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North Korea nuclear moratorium: Will it last?

Secretary of State Hillary Rodham Clinton said the US “still has profound concerns” about the North Korea nuclear moratorium, even as it considers the agreement “a step in the right direction.”

Secretary of State Hillary Rodham Clinton calls North Korea's agreement to suspend nuclear activities and accept a moratorium on testing "a modest step" in the right direction, as she testified on Capitol Hill in Washington, Wednesday, before the House State, Foreign Operations, and Related Programs subcommittee.

J. Scott Applewhite/AP

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North Korea’s surprise agreement to suspend uranium enrichment and missile testing in exchange for US food aid relieves tensions in one of the world’s toughest security crises.

But officials and experts are cautioning that some easily reversible concessions, no matter how extensive, do not necessarily a lasting deal make – especially when it comes to North Korea.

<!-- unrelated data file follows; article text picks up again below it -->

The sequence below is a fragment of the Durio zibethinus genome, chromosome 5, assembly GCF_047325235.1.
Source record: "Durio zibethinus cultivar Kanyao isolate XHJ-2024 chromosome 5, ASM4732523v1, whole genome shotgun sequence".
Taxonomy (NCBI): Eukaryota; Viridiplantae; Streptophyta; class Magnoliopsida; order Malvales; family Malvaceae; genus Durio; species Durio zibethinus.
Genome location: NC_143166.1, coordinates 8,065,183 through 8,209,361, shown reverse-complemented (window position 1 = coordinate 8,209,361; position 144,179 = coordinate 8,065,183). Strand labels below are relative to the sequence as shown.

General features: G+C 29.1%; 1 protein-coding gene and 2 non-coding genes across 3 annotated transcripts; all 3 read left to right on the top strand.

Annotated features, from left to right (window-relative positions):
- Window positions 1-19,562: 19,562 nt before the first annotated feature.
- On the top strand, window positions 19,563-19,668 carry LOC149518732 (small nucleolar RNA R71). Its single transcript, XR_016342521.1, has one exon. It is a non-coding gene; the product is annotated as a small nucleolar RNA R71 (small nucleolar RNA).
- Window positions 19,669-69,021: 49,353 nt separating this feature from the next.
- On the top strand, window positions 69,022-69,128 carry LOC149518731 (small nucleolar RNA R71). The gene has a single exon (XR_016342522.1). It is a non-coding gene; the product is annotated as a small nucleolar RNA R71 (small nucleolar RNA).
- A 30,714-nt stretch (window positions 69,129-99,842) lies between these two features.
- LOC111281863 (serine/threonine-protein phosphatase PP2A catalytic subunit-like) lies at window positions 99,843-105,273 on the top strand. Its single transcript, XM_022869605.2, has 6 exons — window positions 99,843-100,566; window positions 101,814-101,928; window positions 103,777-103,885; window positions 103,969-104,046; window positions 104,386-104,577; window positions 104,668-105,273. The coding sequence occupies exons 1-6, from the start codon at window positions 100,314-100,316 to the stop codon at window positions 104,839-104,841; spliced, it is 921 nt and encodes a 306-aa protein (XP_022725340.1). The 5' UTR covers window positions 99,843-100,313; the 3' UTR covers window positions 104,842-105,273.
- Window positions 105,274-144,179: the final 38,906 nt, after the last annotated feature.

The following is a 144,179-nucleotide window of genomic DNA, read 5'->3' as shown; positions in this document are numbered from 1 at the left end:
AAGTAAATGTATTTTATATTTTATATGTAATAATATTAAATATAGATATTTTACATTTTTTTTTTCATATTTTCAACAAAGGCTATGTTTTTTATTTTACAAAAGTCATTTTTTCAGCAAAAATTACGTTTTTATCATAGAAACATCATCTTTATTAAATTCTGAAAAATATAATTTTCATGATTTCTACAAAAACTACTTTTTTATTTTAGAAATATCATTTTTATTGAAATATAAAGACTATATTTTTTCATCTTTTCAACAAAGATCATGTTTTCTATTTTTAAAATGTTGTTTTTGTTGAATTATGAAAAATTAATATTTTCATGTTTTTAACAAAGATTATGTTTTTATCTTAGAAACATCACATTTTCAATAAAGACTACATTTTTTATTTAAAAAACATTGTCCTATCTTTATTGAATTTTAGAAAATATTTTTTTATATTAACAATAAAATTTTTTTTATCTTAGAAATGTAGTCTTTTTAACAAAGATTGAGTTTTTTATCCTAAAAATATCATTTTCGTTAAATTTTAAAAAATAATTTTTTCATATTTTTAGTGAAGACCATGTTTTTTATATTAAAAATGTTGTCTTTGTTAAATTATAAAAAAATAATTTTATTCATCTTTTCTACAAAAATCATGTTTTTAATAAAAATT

The steps announced by the North Korean government and the State Department Wednesday “could indeed be an initial step on a path towards serious negotiations ... or they could simply be a ploy to get nutritional assistance and meddle in South Korean politics,” says Richard Bush, director of the Brookings Institution’s Center on North East Asia Policy Studies in Washington. “North Korea’s record suggests the latter.”

Commenting on the agreement at a House Appropriations Committee hearing Wednesday, Secretary of State Hillary Rodham Clinton said the US “still has profound concerns” even as it considers the agreed measures “a step in the right direction.”

The US will watch and judge the North Korean leadership by its actions, she added.

The steps announced Wednesday were the result of two days of US-North Korea talks in Beijing last week. US officials initially played down expectations of progress, but now say it was the US offer to resume humanitarian aid – specifically food shipments – that appears to have swayed Pyongyang.


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